My first piece of writing that went viral viral was "White Women In Robes" on my personal blog, werdbrew. It was a critique of The Handmaid's Tale's use of harms committed against BIPOC in a story that centers white women and white feminism's historical connections with white supremacy, among other things. Dorothy E. Roberts' "Killing the Black Body" greatly informed that piece of writing, and anything else I've written about the reproductive control of and expectations for Black people. I also carry Audre Lorde, Alice Walker, and Angela Davis with me daily, and the spirits of Harriet Tubman and Zora Neale Hurston. The voices of Patricia Hill Collins, Nina Simone, and Toni Morrison are always with me when I write about Black womanhood. Some more recent entries that have inspired me include Tressie McMillan Cottom's "Thick" and Sabrina Strings' "Fearing the Black Body," both amazing and important works. I just think Black women are so brilliant and so uniquely able to Illuminate ugly but necessary truths about our world. Black women are already doing crucial anti-oppression work, and always have been. People just need to listen.
You write that white dystopian narratives align with the "destruction of the dominant white society, the disruption of the white heteropatriarchal family unit, and the downfall of post-colonial civilization as a whole" in one of your reviews. What kind of disruption would you like to see, and are there any images of the future that you imagine seeing through and beyond this disruption?
That is the kind of disruption I like to see. In a perfect world, we would finally get to see all the remnants of white colonialism gone, but unfortunately that is not our reality. I don't mind at all that dystopian narratives involve this kind of destruction in the fantasy world, especially because the destruction of a society where white supremacists hold political, economic, and social power only creates possibilities for the rest of us. My issue is that these narratives—with the exception of The Girl With All The Gifts (2017)—never explore those new opportunities or acknowledge the fact that QTBIPOC already live in a dystopia in the real world.
Still from "The Girl With All the Gifts"pressinfo.com
Are there any particular voices or groups you'd like to see highlighted in our current cultural moment?
I absolutely want more QTBIPOC voices. More fat, disabled, neurodivergent folks being heard and respected and humanized. More sex workers, more undocumented immigrants. I want to hear more from the younger generation, too. The people who get silenced the most are the ones who need to be elevated the most.
What's your everyday routine like? Where do you like to do your work or write?
I'm actually working to embrace my nocturnal nature these days, and I'm fortunate enough to have a career that allows me to do so. What are considered "normal" sleeping hours often serve as my writing time. Some of the best things I've written have come pouring out of me between the hours of 3 and 6 am. I'm either writing in bed or on the couch, and I always write on my phone. I sleep as best as I can, if I can, for a few hours and then I'm up and working again by noon. For BYP, I might be publishing in WordPress and/or desperately searching for good stock images of Black people. For WYV, I might be taking care of daily social media management duties, doing secondary edits or final checks on a piece before Lara publishes, creating graphics, and/or designing and sending out our weekly newsletter(s). For both publications, I might be hopping on a staff video or phone call, brainstorming new content, reading and catching up on the day's news so far, answering emails, evaluating pitches, responding to Slack messages, drafting calls for pitches, organizing my editorial calendar, conducting interviews, checking in with writers, and addressing anything else that requires my attention. The late afternoon and evening is when I rest, recharge, meditate, exercise, and eat. Sometimes, I will do some in-depth editing work on writers' drafts during this time, but mostly I don't start doing that kind of work until around midnight. Then, I plan for the next day/night. I admit, sometimes it's hard to keep track of what day it is.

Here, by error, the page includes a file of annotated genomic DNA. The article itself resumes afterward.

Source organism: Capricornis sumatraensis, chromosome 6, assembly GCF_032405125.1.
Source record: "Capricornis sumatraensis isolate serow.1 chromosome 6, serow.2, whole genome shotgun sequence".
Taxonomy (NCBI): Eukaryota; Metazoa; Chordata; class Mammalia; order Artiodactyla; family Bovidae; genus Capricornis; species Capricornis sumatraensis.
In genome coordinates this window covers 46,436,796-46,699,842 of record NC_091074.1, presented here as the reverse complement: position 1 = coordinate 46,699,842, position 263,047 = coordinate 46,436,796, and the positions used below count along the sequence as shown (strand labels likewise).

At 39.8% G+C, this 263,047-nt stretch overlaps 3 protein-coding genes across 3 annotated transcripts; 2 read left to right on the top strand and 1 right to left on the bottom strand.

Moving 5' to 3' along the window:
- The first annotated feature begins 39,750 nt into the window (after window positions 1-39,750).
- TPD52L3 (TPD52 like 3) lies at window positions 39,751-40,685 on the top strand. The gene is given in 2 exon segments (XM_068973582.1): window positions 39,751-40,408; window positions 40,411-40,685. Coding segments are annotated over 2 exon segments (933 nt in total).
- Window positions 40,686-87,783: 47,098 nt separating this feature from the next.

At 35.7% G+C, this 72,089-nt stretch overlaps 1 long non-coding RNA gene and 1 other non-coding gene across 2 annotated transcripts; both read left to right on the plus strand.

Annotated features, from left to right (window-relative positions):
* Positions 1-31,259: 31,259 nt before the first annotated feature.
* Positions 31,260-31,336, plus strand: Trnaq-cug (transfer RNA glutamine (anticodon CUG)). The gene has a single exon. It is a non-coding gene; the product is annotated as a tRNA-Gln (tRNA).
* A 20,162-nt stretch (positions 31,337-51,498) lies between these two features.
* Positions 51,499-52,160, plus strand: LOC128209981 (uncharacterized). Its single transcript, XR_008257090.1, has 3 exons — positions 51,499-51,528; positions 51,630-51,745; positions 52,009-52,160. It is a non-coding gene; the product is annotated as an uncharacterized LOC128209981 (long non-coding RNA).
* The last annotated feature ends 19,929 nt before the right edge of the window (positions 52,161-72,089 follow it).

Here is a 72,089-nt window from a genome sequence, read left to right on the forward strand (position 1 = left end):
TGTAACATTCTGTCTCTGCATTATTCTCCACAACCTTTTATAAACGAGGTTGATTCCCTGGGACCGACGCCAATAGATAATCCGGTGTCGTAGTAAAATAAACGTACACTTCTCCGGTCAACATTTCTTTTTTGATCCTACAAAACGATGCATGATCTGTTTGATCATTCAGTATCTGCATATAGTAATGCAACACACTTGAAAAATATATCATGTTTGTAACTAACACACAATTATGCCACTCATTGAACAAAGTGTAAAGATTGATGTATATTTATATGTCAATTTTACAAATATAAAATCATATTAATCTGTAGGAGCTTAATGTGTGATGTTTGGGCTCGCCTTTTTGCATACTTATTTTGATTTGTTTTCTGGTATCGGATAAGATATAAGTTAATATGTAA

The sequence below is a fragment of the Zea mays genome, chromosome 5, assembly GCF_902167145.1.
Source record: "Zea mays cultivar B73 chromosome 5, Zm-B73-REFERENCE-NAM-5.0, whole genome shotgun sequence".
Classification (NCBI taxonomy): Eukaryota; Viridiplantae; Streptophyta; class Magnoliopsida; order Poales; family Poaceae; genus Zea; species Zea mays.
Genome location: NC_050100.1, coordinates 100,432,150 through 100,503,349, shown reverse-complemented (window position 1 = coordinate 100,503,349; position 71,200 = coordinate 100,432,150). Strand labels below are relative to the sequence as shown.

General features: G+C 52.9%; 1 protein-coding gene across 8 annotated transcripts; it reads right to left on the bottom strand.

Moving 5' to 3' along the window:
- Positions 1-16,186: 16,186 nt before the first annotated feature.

You do a lot of challenging work. What do you do for fun, and to take care of yourself?
I'm proud to say that I'm much better about taking care of myself now than I used to be. For self-care, I watch horror game play on YouTube because I think it's more fun to watch other people do it—plus it's cheaper and less time-consuming. I spend quality time with friends virtually—ironically, all of my closest friends live far away. I SnapChat with my little sister. I take myself to 4 pm matinees in the middle of the week. I laugh with my co-workers. I support and mentor Black kids. I lift weights. I hit my heavy bag. I eat peanut butter fudge sorbet at 3 AM. I write happy things. I listen to podcasts and audiobooks about true crime, folklore, and history. I laugh at nonsensical memes. I block white people with dreadlocks. I drink plenty of water. I take selfies. I spend entire weekends naked, and I don't let myself work on Saturdays anymore.